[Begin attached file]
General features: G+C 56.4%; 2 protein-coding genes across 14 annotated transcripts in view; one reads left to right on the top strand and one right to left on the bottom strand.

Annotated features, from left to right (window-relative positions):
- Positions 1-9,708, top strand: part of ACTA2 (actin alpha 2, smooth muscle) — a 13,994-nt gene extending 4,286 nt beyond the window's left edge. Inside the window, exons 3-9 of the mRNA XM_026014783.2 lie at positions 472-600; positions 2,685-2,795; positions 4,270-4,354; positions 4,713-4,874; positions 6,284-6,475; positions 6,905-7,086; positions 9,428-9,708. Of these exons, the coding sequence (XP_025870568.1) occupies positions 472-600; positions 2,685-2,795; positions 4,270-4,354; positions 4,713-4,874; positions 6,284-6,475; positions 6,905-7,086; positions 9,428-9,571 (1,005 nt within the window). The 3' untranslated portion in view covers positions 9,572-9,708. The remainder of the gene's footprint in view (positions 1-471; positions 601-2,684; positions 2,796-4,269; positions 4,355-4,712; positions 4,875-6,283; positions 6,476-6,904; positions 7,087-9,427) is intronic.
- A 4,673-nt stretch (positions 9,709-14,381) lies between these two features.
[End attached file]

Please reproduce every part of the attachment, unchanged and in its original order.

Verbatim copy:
General features: G+C 56.4%; 2 protein-coding genes across 14 annotated transcripts in view; one reads left to right on the top strand and one right to left on the bottom strand.

Annotated features, from left to right (window-relative positions):
- Positions 1-9,708, top strand: part of ACTA2 (actin alpha 2, smooth muscle) — a 13,994-nt gene extending 4,286 nt beyond the window's left edge. Inside the window, exons 3-9 of the mRNA XM_026014783.2 lie at positions 472-600; positions 2,685-2,795; positions 4,270-4,354; positions 4,713-4,874; positions 6,284-6,475; positions 6,905-7,086; positions 9,428-9,708. Of these exons, the coding sequence (XP_025870568.1) occupies positions 472-600; positions 2,685-2,795; positions 4,270-4,354; positions 4,713-4,874; positions 6,284-6,475; positions 6,905-7,086; positions 9,428-9,571 (1,005 nt within the window). The 3' untranslated portion in view covers positions 9,572-9,708. The remainder of the gene's footprint in view (positions 1-471; positions 601-2,684; positions 2,796-4,269; positions 4,355-4,712; positions 4,875-6,283; positions 6,476-6,904; positions 7,087-9,427) is intronic.
- A 4,673-nt stretch (positions 9,709-14,381) lies between these two features.